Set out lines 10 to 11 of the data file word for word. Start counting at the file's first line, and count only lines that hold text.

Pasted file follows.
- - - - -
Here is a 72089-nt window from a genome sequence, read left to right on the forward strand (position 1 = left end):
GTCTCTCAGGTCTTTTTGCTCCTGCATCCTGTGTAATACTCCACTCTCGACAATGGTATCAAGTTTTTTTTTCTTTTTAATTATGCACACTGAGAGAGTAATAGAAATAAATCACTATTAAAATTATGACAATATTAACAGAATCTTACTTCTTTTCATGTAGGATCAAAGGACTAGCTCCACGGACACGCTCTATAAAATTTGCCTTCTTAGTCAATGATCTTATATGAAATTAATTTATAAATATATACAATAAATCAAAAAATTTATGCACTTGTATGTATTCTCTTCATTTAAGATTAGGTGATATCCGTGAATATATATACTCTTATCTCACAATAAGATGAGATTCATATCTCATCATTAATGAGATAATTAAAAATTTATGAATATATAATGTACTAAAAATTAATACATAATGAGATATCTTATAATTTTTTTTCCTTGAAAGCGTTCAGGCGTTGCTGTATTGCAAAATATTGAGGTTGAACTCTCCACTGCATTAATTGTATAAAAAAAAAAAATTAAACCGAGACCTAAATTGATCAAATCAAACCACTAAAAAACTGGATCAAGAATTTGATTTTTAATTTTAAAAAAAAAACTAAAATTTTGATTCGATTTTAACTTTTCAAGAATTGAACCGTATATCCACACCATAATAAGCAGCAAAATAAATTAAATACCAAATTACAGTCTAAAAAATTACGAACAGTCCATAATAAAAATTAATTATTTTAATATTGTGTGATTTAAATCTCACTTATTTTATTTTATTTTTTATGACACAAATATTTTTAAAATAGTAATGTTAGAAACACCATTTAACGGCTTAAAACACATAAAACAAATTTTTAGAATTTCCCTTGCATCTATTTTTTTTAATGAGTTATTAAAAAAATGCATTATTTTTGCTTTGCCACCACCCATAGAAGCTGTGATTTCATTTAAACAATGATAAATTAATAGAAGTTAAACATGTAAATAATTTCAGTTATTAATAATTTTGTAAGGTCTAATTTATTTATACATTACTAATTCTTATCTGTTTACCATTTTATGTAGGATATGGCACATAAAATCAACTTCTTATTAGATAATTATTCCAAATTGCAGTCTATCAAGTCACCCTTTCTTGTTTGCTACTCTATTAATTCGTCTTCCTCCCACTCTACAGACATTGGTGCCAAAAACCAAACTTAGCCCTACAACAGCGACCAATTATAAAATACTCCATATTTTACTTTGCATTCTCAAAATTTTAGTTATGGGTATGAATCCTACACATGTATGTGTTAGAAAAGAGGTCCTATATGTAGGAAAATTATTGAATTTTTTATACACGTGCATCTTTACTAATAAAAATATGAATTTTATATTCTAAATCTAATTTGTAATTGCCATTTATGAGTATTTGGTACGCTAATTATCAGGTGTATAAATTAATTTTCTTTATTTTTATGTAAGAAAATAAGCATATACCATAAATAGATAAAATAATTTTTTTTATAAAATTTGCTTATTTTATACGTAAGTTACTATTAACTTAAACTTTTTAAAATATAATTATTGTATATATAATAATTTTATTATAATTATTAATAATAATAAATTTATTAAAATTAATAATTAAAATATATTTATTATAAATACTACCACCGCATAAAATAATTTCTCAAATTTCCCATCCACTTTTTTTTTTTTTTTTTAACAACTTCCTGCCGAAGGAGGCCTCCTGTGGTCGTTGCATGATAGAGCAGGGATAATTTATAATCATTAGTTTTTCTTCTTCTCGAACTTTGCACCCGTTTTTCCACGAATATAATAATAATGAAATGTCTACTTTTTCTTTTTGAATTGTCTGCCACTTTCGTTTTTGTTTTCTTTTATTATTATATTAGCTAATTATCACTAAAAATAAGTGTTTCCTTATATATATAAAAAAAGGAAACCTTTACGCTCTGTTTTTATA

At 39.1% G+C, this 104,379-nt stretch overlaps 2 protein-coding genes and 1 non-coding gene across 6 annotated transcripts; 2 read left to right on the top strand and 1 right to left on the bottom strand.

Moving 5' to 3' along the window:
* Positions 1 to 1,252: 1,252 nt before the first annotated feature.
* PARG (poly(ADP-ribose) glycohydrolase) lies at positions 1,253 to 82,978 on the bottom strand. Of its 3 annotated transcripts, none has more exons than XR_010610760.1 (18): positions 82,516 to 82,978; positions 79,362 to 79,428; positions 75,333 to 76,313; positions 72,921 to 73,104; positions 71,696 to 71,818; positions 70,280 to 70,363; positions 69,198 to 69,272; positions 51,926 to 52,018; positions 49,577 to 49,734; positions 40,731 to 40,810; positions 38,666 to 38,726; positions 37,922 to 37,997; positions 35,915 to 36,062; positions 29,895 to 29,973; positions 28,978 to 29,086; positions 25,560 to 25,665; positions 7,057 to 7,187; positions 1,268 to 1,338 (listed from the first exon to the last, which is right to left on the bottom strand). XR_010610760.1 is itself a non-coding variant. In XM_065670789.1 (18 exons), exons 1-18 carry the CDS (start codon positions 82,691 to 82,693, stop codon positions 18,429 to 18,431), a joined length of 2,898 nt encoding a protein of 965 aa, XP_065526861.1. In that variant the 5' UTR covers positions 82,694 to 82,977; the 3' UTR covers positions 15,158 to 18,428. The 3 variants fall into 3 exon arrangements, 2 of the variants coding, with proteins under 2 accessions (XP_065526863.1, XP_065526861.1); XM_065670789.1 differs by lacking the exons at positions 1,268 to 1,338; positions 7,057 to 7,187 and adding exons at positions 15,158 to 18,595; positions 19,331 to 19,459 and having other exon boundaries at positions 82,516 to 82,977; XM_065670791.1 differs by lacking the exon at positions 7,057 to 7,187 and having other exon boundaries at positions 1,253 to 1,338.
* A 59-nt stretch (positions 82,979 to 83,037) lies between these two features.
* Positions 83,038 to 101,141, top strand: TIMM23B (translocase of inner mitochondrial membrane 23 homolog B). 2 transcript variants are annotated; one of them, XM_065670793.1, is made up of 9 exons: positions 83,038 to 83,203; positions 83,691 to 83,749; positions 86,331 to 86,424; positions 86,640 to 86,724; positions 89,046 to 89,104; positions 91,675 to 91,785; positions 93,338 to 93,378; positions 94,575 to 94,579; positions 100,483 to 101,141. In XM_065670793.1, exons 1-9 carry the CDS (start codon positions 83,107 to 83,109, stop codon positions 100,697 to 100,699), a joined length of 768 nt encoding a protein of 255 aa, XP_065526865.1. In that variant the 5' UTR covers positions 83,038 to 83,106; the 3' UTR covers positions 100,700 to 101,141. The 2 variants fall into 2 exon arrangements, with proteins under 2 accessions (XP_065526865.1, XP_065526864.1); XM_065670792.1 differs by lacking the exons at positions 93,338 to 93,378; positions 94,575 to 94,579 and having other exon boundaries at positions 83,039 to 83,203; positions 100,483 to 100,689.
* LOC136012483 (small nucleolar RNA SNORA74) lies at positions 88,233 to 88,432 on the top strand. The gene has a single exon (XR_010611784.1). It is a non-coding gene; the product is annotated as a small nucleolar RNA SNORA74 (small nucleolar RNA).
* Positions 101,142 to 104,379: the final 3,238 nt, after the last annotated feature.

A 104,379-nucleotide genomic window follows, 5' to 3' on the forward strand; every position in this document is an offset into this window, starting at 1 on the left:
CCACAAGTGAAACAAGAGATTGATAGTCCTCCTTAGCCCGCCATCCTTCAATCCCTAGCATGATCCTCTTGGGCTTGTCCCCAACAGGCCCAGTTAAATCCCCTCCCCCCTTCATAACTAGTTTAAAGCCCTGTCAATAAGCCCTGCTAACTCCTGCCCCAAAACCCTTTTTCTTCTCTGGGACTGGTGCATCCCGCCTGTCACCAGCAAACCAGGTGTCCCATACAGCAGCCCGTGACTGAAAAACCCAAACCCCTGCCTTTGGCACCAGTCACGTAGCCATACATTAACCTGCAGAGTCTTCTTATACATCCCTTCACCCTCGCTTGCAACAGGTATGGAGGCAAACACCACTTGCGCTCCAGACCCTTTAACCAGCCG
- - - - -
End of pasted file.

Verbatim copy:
* Positions 101,142 to 104,379: the final 3,238 nt, after the last annotated feature.

A 104,379-nucleotide genomic window follows, 5' to 3' on the forward strand; every position in this document is an offset into this window, starting at 1 on the left: